On the traces of “Silent Night” in Fügen:
- Today, a gravestone at the cemetery of the parish church in Fügen reminds of Carl Mauracher. Not far from the former “Organ House”, at which the Mauracher family’s organ and carpenter workshop was located from 1740, a memorial plaque tells of the talented organ builder and his contribution to the dissemination of “Silent Night”.
- At the cemetery of the parish church in Fügen, you will also find a monument dedicated to the “Ur-Rainers” as well as the burial site of the Dönhoff family. A memorial plaque on the southern wall of Fügen Castle reminds of the visit by Tsar Alexander I of Russia and Kaiser Franz I of Austria.
- The approximately one-hour-long, winter-friendly Fügen Culture Walk leads to the most important monuments in the town and concludes with the Museum at Widumspfiste and Fügen Castle. An excellent starting point is the big Stollenberghof parking space, which can be accessed best from the town’s northern entry point. There, it will be practically impossible to miss Fügen’s first attraction: The Stollenberghof is a third-floor house that was built around 1580. In the renovated Renaissance Room, you will find the registry office as well as the south facade with the sundial and the original murals which is particularly impressive. The path continues along the main road for a while and forks to the left at the Plenggenbachl stream. After the bridge, you will notice the wooden Zinglhäusl. The landmarked building from the 15th century is one of the few of its kind that remains from what used to be 37 such buildings. The path continues along the stream for a short while and then forks to the left onto the Panorama Path. This trail is well-lit even at night and merges into the Pilgrimage Trail which leads to the Marienbergkirche church after a few steps. This small Baroque round church is exceptionally well-furnished. The church’s benefactor was the wealthy hammer workshop owner Michael Fieger. From here, which is the highest point in the tour, you descend via the rather steep Kapellenweg path. This old pilgrimage trail leads past seven chapels and ends at the parish church and the connected museum.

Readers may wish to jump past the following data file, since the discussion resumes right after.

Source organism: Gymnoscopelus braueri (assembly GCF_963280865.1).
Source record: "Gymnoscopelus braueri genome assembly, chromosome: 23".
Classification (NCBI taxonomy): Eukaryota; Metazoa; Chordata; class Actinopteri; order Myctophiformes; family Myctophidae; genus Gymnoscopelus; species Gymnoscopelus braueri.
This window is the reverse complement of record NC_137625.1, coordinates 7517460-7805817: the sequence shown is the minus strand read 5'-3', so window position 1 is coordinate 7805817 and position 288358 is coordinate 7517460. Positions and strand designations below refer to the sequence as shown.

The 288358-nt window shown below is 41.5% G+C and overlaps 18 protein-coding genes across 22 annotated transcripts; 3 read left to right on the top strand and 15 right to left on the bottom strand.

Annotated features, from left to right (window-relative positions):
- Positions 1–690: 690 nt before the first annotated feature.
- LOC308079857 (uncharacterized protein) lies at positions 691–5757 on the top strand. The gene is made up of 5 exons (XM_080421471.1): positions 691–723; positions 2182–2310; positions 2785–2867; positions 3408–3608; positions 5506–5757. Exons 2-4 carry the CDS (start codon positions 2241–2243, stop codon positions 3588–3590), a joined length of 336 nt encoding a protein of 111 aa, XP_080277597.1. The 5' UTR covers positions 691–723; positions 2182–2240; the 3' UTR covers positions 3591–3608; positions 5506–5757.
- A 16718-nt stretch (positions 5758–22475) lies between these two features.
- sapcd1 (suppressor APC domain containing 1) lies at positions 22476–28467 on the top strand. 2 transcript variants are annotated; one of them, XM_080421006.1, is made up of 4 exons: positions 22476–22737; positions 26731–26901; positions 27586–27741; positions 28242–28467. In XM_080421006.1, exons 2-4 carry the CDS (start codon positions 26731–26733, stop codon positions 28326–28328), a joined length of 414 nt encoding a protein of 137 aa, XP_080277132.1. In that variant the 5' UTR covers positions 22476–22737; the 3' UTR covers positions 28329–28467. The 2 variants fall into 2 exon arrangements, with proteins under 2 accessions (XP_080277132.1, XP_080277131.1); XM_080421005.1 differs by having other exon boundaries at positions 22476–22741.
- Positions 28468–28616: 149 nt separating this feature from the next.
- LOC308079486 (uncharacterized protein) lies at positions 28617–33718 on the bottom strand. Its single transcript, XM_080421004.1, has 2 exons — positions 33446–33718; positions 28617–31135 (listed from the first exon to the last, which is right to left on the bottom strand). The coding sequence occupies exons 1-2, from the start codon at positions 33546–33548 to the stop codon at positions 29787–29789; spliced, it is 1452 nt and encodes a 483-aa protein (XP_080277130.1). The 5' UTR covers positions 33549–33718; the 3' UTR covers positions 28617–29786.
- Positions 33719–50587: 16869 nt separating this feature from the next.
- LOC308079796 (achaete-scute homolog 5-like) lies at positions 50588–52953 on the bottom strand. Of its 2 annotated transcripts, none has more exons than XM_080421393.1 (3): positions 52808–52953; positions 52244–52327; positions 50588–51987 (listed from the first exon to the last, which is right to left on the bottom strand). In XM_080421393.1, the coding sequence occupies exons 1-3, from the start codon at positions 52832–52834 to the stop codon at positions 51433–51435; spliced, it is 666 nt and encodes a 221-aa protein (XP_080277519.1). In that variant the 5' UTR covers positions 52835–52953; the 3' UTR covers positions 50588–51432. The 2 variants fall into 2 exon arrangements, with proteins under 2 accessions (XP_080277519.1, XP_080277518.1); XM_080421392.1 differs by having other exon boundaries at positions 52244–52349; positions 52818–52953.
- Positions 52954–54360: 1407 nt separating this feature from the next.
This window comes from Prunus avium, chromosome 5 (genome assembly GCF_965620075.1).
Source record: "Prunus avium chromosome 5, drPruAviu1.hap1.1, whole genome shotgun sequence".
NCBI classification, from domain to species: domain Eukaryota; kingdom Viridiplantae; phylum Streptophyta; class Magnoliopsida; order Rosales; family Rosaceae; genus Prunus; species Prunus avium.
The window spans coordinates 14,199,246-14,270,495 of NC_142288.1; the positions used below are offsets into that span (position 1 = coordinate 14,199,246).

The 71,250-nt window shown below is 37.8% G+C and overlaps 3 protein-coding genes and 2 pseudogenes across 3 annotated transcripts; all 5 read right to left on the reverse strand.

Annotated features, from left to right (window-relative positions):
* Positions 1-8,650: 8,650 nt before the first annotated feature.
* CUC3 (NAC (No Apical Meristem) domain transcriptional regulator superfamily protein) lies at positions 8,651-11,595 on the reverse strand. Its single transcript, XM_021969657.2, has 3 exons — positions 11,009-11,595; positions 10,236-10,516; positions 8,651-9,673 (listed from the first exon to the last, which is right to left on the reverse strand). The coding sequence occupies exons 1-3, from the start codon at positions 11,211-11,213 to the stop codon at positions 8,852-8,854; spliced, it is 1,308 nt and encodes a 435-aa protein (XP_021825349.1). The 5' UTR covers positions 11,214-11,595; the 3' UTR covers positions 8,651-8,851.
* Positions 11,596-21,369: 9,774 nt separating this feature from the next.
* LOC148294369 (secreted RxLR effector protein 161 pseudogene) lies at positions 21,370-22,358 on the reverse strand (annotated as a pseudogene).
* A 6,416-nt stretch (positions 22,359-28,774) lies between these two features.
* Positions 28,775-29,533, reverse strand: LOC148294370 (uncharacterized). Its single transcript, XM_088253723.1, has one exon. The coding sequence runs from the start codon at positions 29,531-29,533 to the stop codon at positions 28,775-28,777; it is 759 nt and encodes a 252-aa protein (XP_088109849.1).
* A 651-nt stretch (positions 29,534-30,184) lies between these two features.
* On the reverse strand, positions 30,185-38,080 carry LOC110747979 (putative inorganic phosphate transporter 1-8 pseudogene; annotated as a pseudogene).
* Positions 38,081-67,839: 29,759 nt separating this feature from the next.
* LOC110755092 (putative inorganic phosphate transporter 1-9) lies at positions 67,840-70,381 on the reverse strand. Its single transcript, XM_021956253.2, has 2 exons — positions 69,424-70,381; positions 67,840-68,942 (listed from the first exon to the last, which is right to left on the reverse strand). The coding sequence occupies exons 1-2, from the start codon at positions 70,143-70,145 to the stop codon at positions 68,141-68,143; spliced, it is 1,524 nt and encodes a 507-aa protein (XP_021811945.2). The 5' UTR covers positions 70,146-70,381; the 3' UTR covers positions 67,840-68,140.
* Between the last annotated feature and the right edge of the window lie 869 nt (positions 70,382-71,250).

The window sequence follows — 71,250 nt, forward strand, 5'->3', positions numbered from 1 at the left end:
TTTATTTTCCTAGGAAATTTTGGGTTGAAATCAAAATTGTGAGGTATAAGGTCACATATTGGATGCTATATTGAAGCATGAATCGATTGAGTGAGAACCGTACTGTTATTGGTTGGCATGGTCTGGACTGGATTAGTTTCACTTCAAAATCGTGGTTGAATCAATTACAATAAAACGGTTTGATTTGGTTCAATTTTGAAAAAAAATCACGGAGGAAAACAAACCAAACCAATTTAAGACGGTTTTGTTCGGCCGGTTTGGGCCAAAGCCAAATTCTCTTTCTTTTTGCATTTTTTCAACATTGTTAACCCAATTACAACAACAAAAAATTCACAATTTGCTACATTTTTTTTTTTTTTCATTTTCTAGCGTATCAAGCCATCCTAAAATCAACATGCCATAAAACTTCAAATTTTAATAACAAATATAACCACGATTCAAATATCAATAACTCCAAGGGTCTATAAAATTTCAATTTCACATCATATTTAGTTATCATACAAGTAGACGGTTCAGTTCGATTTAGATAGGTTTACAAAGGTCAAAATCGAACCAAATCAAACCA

- In the Museum at Widumspfiste, an entire section is dedicated to the song “Silent Night”: Here you will find the world’s biggest known Silent Night record collection. You can even listen to many of the 1,000 records, which have now been digitalised and are equipped with QR codes which can be scanned with your smartphone. Among the collection, you will also find several interesting recordings and versions of the song in a number of different languages and dialects and by famous and less famous artists. The records were a gift from the collector Otto Praxmarer from Innsbruck. Additionally, visitors will learn exciting details about the Tirolean national singers from the Zillertal valley and the organ builder Carl Mauracher, about old handicrafts, local artists and Fügen’s mining industry. Furthermore, you will be able to see a traditional Zither instrument from the 19th century: With the help of the national singers, the Zither developed into the Alpine region’s quintessential instrument.